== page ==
THE race to replace President Jacob Zuma as leader of the ANC is fast gaining momentum. As the party recently revealed, at least ten ANC leaders want to be president.
What does this say about Zuma and his legacy as party president? What does it also say about ANC deputy
president Cyril Ramaphosa, the man who should have been heir apparent?
The real ANC presidential contest is between the two men and any of the nine other contenders are either behind Zuma, or they would back Ramaphosa given a choice between the two.
Zuma clearly has an interest in who succeeds him at Luthuli House, the party headquarters. It is also a foregone
conclusion that he would prefer former AU Commission chairperson Dr Nkosazana Dlamini-Zuma to take
He cannot stand for re-election as ANC president because that would cause the creation of two centres of power, something the ANC resolutely decided against. Dlamini-Zuma is actually not a bad choice and the fact that she was once married to Zuma may well be coincidence. She was former president Thabo Mbeki’s choice to take over as head of state in 2009.
Even at the watershed ANC Polokwane conference of 2007 she was the highest after Mbeki on the latter’s ill-fated slate. Many believe Mbeki had contested Zuma because he thought he was the only one who could stop the Zuma tsunami. He felt that the task would be harder for Dlamini-Zuma. There was also the problem of many people seeing her as a Mbeki proxy. Is that history about to repeat itself?
Dlamini-Zuma’s campaign is underperforming currently precisely because many of her potential supporters are put off by Zuma’s hard campaigning for her. They prefer change, not a Zuma third term. Deliberately or otherwise he projects her as his proxy.
He always makes the point of reminding ANC structures that he intends to remain vocal within the ANC in his retirement. Only a malleable ANC president would brook such interference from a predecessor.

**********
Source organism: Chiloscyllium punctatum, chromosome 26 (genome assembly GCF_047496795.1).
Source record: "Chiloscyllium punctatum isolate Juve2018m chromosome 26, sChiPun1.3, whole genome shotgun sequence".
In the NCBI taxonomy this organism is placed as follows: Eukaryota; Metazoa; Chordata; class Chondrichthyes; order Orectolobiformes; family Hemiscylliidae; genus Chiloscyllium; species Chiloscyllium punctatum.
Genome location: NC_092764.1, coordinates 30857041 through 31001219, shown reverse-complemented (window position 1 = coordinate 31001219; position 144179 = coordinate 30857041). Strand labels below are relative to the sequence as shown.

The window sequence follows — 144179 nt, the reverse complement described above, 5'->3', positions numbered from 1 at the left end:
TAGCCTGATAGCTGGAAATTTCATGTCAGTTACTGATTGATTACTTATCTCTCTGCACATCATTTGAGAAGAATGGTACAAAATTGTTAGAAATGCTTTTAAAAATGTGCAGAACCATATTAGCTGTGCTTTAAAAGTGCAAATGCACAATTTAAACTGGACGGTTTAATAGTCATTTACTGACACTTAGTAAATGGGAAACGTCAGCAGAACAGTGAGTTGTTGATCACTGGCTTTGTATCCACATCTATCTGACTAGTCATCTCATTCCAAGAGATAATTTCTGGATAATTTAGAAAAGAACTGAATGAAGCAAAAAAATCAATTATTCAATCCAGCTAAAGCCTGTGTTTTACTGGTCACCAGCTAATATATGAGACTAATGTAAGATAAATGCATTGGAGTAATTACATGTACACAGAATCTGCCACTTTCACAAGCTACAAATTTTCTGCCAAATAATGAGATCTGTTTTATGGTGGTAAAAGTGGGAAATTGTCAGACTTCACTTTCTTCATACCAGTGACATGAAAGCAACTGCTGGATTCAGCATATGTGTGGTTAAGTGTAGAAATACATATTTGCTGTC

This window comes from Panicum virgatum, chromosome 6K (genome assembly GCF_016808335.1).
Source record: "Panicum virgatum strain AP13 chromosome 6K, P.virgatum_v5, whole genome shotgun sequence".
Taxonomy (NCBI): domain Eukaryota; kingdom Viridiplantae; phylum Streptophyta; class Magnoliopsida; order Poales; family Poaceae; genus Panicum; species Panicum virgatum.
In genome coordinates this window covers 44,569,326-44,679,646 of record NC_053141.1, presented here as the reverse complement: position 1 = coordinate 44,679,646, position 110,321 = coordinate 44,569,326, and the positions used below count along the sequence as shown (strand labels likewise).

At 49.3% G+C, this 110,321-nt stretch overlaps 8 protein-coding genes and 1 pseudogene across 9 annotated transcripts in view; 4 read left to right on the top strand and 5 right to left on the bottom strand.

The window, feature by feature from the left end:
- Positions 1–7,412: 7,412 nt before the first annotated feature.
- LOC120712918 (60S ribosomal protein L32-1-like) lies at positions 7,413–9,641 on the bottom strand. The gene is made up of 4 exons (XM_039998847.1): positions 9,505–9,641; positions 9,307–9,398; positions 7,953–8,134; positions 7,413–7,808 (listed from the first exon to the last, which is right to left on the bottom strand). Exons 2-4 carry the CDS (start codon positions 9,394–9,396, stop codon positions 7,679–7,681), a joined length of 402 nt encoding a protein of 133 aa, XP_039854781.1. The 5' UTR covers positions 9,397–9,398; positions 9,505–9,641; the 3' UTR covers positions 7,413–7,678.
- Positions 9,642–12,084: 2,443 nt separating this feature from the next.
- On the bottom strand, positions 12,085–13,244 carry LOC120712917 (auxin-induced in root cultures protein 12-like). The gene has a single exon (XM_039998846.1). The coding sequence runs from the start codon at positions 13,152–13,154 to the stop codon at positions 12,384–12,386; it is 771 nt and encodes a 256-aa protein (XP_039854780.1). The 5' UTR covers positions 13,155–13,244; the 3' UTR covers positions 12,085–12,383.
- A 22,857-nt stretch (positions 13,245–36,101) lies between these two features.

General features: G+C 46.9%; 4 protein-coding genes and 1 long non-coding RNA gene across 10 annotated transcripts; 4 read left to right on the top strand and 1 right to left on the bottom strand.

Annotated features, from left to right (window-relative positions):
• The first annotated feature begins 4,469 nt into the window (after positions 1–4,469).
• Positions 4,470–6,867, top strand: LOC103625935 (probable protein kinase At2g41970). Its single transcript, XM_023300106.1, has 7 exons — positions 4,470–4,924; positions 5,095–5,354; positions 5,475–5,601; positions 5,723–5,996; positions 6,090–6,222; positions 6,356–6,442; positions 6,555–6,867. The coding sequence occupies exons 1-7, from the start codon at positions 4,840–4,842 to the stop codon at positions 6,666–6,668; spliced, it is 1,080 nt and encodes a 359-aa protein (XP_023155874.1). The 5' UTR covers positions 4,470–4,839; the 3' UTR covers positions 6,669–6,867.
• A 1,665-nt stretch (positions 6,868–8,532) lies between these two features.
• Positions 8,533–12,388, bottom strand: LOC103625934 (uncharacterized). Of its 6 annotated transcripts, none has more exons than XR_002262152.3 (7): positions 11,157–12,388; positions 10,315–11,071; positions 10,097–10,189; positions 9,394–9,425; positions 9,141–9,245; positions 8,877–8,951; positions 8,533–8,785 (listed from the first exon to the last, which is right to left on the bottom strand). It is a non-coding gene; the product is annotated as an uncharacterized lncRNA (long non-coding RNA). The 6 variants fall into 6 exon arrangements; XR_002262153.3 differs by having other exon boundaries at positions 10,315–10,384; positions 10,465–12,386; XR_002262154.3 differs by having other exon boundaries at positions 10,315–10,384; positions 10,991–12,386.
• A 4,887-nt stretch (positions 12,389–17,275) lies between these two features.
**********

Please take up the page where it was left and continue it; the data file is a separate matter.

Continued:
Zuma is a shrewd politician and master tactician. Dlamini-Zuma is probably not his only choice; he does have another person or persons he can put forward should she prove to be unelectable.
The name of Free State ANC chairperson Ace Magashule gets mentioned often. In Zuma’s faction it is about Zuma,
those close to him and their interests. Most of those who will contest Dlamini-Zuma will be opposed to the extension of Zuma’s rule. It is likely that the ANC support base is tired of Zuma.
On the other hand it is clear that many of those yearning for change are frustrated by Ramaphosa’s overly cautious challenge against Zuma. It could well be that there are so many contestants because their supporters fear that Ramaphosa might choke like his predecessor Kgalema Motlanthe did at the 2012 Mangaung elective conference.
Such criticism of Ramaphosa is mostly unfair. Yes, his campaign is ultra-cautious compared to Dlamini-Zuma’s more vocal and visible one. However, he is not given due credit for the skillful player that he is, and is often underrated.
Ramaphosa is the man who got elected secretary general of the ANC in 1991, soon after it had been unbanned. In that position Zuma was his deputy. This is the man former president Nelson Mandela had preferred to be his deputy and eventual successor.
He was only 42 in 1994. A couple of years later he left politics and created a massive business empire, which makes him one of the richest people in the country today.
That is perhaps the greatest weakness of his campaign: during his hiatus he lost traction in ANC branches. He does not have a strong enough constituency within ANC structures.